As far as IP Draughts is aware (but he hasn’t done any worldwide research), on this point national IP laws may provide a fall-back position if the contract is non-specific on the issue, but they tend not to be prescriptive in the sense of overriding what the parties have agreed. For example, section 30(4)(a) of the UK Patents Act 1977 provides:

to the extent that the licence so provides, a sub-licence may be granted under any such licence and any such licence or sub-licence may be assigned or mortgaged

This suggests that, in the absence of a provision in the head licence agreement that permits sub-licensing, sub-licensing is not allowed.

Some years ago, when we wrote our loose-leaf work on agreements in the pharmaceutical sector, our German-law contributor included the following comment as a footnote in the licence agreement template:

Under German law, the right to grant sub-licences in case of an exclusive licence follows by law. Thus the parties need to explicitly exclude such right if desired.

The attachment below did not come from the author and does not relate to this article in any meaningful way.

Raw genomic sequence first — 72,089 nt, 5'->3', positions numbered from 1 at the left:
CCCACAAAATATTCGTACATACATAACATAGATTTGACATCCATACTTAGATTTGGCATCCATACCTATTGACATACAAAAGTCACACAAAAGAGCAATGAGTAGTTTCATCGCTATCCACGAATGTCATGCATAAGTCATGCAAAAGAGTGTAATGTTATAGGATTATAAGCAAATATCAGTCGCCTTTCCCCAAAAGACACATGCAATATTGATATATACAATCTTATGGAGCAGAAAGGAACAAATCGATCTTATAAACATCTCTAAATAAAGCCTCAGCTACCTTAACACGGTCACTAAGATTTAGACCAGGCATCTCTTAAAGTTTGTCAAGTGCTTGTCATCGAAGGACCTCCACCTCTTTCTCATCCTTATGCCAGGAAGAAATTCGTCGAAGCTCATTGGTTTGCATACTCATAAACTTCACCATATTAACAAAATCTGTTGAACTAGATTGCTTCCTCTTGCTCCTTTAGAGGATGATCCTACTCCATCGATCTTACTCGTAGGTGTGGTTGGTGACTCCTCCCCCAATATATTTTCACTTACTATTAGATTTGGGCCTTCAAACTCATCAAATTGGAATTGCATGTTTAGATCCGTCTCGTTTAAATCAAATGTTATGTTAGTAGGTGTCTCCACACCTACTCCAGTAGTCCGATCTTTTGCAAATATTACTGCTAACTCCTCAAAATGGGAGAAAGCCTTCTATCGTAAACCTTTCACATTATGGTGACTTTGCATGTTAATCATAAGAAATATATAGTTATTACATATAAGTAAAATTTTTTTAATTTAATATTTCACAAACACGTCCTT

IP Draughts suspects that, in most cases, national IP laws on the interpretation of an IP agreement will not override terms that the parties have expressly agreed in their contract.

If we broaden the subject from IP laws affecting the interpretation of IP agreements, to IP laws more generally, can we still assume that the terms of the contract override national IP laws? Probably not. For example, an IP agreement made under English law might state that the licensee can sue infringers. National IP laws may not allow the licensee to bring an action in its own name. Should the agreement be interpreted as requiring the IP owner to sue an infringer on behalf of the licensee in those countries where a licensee lacks locus standi to sue in its own name? IP Draughts cannot offer any universal answer to this question. It may depend on how the court interprets the contract. And even if the English court (in the above example) says that the answer to this question is yes, how enforceable will this decision be in the jurisdiction where the action is to be brought?